I am woman, hear me roar
In numbers too big to ignore
And I know too much to go back an’ pretend
Lyrics to Helen Reddy’s 1972 hit “I Am Woman.”
I know too much to go back and pretend.
I refuse to be part of the collective insanity that pretends not to know how to define the word “woman” and pretends that the NCAA women’s swimming championships were fair. Lia Thomas, a biological man, competed against women. Thomas won the NCAA championship precisely because he’s a man who is taller and stronger than any female competitor.
Highlighting the deterioration of our collective IQ was the remarkable exchange between U.S. Sen. Marsha Blackburn and Judge Ketanji Brown Jackson, Joe Biden’s black female nominee for the U.S. Supreme Court.
Responding to Blackburn’s question — “What is a woman?” — Jackson claimed she couldn’t define the word because she’s not a biologist. It may seem like a simple Q and A worthy of all the memes generated to mock it. At a time when the country is debating whether biological males who identify as women should be allowed to compete against biological females, it’s a very serious question.
I don’t have a biology degree, but I can define “woman.” A woman is an adult female human. Genetically, a woman has two X chromosomes. I’m a woman.
A man is an adult male human with one X and one Y chromosome. Regardless of how Lia Thomas identifies, what he calls himself, or what others call him, he is a man. We’re supposed to celebrate Thomas beating a bunch of women as if he shattered some sort of glass ceiling. It’s ridiculous. Worse, it’s dangerous because we’ve just turned women’s athletics into a man’s world for any guy who can’t compete against his X-Y equals.
Blackburn’s question was part of a larger exchange regarding the 1996 landmark case about the Virginia Military Institute’s male-only admission policy. Read Washington Examiner Chief Political Correspondent Byron York’s column for more on the ramifications of the inability to differentiate between a man and woman.
Jackson’s response is an example of the progressive left’s disingenuous and dangerous word play to keep America divided and the left in power. Even leftist feminist favorite Justice Ruth Bader Ginsburg acknowledged biological differences in the VMI case: “Physical differences between men and women, however, are enduring: ‘The two sexes are not fungible.’” But that was over 25 years ago.
Girl power is so yesterday. Based on how so-called feminists have treated conservative women over the last decade, we’ve always known that their support for women’s rights was just a convenient conduit for leftists to seize power. Something that could be tossed aside like a cheap, out-of-season handbag when no longer needed. That time is now. Look how quickly they abandoned Afghani women, who can no longer go out without a chaperone nor go to secondary school or suburban moms in the U.S. who show concern over what their kids are learning in school.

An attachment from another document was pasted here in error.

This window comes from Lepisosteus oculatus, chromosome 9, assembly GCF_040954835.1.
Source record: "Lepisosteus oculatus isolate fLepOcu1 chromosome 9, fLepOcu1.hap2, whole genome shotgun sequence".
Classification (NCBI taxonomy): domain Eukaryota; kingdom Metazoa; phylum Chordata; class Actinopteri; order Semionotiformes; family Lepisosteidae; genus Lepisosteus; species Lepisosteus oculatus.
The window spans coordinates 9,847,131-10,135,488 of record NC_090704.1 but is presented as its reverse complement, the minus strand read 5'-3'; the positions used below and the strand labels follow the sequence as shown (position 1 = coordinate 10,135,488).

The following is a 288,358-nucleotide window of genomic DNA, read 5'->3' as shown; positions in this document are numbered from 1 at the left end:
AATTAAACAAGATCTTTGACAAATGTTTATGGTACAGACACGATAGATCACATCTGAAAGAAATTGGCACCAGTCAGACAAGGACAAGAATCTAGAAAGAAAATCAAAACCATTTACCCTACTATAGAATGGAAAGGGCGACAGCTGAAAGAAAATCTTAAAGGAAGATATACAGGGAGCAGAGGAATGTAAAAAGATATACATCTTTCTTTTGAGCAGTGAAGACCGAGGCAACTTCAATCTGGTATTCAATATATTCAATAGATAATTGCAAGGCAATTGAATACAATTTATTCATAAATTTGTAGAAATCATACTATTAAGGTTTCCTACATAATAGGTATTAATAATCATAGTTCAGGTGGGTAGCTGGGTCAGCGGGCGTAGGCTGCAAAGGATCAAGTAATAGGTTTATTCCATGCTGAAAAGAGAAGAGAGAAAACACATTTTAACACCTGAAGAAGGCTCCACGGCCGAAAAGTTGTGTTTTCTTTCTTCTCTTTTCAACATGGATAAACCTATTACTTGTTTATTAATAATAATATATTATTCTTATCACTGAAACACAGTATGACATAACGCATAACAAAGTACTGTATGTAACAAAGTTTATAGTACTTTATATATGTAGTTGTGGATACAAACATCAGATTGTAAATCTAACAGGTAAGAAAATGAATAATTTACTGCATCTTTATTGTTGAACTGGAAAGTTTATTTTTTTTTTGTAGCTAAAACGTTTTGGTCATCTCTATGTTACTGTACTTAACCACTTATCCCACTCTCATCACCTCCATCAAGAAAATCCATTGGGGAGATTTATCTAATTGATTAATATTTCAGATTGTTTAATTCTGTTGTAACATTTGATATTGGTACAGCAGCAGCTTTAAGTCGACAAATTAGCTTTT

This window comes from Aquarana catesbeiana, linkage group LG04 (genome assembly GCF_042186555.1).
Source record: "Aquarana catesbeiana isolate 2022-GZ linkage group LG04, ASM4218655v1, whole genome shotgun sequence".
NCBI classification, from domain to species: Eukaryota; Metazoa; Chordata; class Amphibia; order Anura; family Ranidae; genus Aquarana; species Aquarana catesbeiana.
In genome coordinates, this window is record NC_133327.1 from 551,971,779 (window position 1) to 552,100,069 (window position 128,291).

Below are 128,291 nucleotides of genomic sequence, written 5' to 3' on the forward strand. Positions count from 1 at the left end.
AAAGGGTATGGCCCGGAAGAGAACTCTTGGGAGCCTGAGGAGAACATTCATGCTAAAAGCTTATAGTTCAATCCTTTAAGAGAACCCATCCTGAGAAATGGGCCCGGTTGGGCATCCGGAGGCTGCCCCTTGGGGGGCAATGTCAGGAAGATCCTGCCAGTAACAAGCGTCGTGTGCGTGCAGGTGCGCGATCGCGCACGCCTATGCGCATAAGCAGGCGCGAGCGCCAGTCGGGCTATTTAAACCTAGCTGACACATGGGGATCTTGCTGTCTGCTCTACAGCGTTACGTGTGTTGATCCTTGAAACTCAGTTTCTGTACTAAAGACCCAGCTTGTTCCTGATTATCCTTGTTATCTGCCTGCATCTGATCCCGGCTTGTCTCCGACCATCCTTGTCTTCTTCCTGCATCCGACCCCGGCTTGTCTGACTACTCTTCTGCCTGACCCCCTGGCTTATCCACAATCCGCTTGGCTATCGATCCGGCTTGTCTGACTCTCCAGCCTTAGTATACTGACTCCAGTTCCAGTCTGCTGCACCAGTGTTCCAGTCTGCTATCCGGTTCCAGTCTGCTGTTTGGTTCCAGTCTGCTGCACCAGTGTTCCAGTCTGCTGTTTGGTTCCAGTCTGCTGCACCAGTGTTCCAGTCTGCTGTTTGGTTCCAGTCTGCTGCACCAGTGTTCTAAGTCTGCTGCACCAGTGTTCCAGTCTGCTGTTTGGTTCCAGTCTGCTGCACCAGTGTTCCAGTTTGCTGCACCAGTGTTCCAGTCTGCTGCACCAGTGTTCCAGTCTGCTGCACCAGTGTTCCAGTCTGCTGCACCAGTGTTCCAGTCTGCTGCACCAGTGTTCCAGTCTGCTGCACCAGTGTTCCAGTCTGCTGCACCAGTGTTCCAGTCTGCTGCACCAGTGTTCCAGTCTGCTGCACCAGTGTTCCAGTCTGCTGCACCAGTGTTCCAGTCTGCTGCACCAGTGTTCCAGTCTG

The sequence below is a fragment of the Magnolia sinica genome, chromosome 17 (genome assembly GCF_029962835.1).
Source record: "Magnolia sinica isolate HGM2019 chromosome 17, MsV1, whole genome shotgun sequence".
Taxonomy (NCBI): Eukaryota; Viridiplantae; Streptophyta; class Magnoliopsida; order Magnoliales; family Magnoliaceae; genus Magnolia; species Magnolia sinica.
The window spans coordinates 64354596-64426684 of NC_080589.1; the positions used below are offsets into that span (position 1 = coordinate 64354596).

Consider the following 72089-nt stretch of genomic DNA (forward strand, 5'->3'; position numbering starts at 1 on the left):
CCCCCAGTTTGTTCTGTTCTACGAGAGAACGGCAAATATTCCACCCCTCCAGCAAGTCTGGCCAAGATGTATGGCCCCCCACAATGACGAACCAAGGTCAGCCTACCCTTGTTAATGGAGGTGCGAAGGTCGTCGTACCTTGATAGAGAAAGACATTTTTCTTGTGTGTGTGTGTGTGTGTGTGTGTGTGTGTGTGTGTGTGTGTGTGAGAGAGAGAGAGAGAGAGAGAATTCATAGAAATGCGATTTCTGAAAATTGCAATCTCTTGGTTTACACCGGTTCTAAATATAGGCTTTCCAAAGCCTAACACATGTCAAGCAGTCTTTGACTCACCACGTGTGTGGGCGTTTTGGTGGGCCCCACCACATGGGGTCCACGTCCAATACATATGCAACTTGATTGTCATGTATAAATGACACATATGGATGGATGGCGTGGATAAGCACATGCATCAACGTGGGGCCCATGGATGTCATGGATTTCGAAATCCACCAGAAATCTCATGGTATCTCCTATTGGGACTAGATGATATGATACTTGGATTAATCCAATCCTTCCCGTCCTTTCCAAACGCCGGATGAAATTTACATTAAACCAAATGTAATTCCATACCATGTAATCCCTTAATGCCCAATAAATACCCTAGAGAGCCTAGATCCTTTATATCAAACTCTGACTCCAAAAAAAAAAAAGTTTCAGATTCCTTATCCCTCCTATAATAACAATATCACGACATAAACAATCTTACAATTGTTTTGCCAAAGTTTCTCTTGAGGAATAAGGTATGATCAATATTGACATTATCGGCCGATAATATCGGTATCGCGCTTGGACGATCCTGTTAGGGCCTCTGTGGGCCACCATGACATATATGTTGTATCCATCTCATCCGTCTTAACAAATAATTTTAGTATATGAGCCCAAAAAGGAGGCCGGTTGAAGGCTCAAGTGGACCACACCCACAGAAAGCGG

They gaslight women by claiming the United States is the oppressor because the new power structure is transgender. Lia Thomas is a high-profile example of how it works. An average collegiate male athlete (ranked 462 in swimming) decides he’s going to be a woman, now competes against female athletes, wins commandingly, rockets to number one in the sport, and proudly stands on the podium as if all of it is fine and natural. Our elite institutions – academia, the media, the NCAA, and government – champion the charade. If the rest of us don’t, then we’re proof that the U.S. is oppressive, intolerant, transphobic, evil, or whatever word du jour.
In the early 1970s, my goal in life was to be a batboy for the St. Louis Cardinals. I met the requirements, except for one; I wasn’t a boy. I sent in my application anyway. The front office sent me a polite response thanking me for my interest, but ultimately reminded me of my gender. (I wish I had kept the letter!) I didn’t pretend to be a boy, and no one said about needing a biologist to verify.
I’m sure I wasn’t the only little girl with that dream. Eventually, the Cardinals changed their policy and began accepting girls. By that time, I’d moved on. Rather than be angry that my dream didn’t come true, I choose to believe I played a small part in the change that made the dream come true for a young girl who came along behind me. Call it “wisdom born of pain.”
I didn’t get to play baseball or be a bat boy, but as a young girl, I excelled at softball and played through high school and collegiate intramurals. I wouldn’t have had the opportunity, nor the fond memories, had boys played with me or against me. I wasn’t that good.
I’m not a fan of Title IX nor identity politics for that matter but even less a fan of the dishonest and disingenuous discourse surrounding athletes like Lia Thomas. I don’t care if I pay a price for not going along with the charade. Hear me roar: Lia Thomas is a biological man who shouldn’t be competing against females. Absent an immediate infusion of truth and wisdom, women are on the verge of losing much of what we’ve gained.
Confession – I did take advanced biology in high school and college, and I’m old enough to have enjoyed Reddy’s signature tune when it was at the top of the charts.
This piece first appeared in the April / May print edition of Carolina Journal.
Amy Cooke is the chief executive officer of the John Locke Foundation and publisher of Carolina Journal.